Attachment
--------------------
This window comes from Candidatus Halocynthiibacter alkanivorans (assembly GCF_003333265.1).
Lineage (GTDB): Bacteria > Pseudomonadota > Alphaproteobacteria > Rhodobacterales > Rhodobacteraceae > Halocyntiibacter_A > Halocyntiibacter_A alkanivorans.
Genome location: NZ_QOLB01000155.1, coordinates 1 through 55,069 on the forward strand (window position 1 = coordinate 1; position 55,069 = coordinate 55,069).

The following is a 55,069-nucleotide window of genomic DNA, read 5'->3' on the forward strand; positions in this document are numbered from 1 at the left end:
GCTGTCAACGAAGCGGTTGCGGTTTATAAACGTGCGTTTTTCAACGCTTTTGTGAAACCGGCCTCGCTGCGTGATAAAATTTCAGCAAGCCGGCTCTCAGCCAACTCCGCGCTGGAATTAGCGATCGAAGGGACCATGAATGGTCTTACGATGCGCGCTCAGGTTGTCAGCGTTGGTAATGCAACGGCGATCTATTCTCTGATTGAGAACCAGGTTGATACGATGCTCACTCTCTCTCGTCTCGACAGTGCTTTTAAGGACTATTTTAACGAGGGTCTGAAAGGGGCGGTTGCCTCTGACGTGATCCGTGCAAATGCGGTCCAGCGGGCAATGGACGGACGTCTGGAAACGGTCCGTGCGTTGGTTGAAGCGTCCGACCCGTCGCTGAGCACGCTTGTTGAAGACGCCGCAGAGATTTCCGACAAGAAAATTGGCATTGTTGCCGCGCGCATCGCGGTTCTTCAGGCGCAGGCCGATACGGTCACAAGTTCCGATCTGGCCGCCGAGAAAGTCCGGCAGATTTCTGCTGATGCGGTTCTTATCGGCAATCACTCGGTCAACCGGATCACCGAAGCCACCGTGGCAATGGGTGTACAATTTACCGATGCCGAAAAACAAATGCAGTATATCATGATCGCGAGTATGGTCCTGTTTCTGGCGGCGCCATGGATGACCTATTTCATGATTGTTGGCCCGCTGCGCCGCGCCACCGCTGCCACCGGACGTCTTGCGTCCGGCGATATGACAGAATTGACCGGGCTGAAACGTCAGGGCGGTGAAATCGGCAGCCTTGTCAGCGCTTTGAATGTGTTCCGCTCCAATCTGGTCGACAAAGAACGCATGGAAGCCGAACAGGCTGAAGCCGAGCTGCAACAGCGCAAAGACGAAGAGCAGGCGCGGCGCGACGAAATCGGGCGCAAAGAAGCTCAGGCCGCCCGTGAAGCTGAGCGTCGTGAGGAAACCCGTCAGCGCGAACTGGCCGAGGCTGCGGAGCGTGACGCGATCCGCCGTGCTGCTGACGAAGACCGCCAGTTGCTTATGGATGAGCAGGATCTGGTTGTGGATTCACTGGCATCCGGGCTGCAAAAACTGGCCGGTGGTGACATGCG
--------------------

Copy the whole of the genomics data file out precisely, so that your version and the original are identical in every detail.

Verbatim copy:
This window comes from Candidatus Halocynthiibacter alkanivorans (assembly GCF_003333265.1).
Lineage (GTDB): Bacteria > Pseudomonadota > Alphaproteobacteria > Rhodobacterales > Rhodobacteraceae > Halocyntiibacter_A > Halocyntiibacter_A alkanivorans.
Genome location: NZ_QOLB01000155.1, coordinates 1 through 55,069 on the forward strand (window position 1 = coordinate 1; position 55,069 = coordinate 55,069).

The following is a 55,069-nucleotide window of genomic DNA, read 5'->3' on the forward strand; positions in this document are numbered from 1 at the left end:
GCTGTCAACGAAGCGGTTGCGGTTTATAAACGTGCGTTTTTCAACGCTTTTGTGAAACCGGCCTCGCTGCGTGATAAAATTTCAGCAAGCCGGCTCTCAGCCAACTCCGCGCTGGAATTAGCGATCGAAGGGACCATGAATGGTCTTACGATGCGCGCTCAGGTTGTCAGCGTTGGTAATGCAACGGCGATCTATTCTCTGATTGAGAACCAGGTTGATACGATGCTCACTCTCTCTCGTCTCGACAGTGCTTTTAAGGACTATTTTAACGAGGGTCTGAAAGGGGCGGTTGCCTCTGACGTGATCCGTGCAAATGCGGTCCAGCGGGCAATGGACGGACGTCTGGAAACGGTCCGTGCGTTGGTTGAAGCGTCCGACCCGTCGCTGAGCACGCTTGTTGAAGACGCCGCAGAGATTTCCGACAAGAAAATTGGCATTGTTGCCGCGCGCATCGCGGTTCTTCAGGCGCAGGCCGATACGGTCACAAGTTCCGATCTGGCCGCCGAGAAAGTCCGGCAGATTTCTGCTGATGCGGTTCTTATCGGCAATCACTCGGTCAACCGGATCACCGAAGCCACCGTGGCAATGGGTGTACAATTTACCGATGCCGAAAAACAAATGCAGTATATCATGATCGCGAGTATGGTCCTGTTTCTGGCGGCGCCATGGATGACCTATTTCATGATTGTTGGCCCGCTGCGCCGCGCCACCGCTGCCACCGGACGTCTTGCGTCCGGCGATATGACAGAATTGACCGGGCTGAAACGTCAGGGCGGTGAAATCGGCAGCCTTGTCAGCGCTTTGAATGTGTTCCGCTCCAATCTGGTCGACAAAGAACGCATGGAAGCCGAACAGGCTGAAGCCGAGCTGCAACAGCGCAAAGACGAAGAGCAGGCGCGGCGCGACGAAATCGGGCGCAAAGAAGCTCAGGCCGCCCGTGAAGCTGAGCGTCGTGAGGAAACCCGTCAGCGCGAACTGGCCGAGGCTGCGGAGCGTGACGCGATCCGCCGTGCTGCTGACGAAGACCGCCAGTTGCTTATGGATGAGCAGGATCTGGTTGTGGATTCACTGGCATCCGGGCTGCAAAAACTGGCCGGTGGTGACATGCG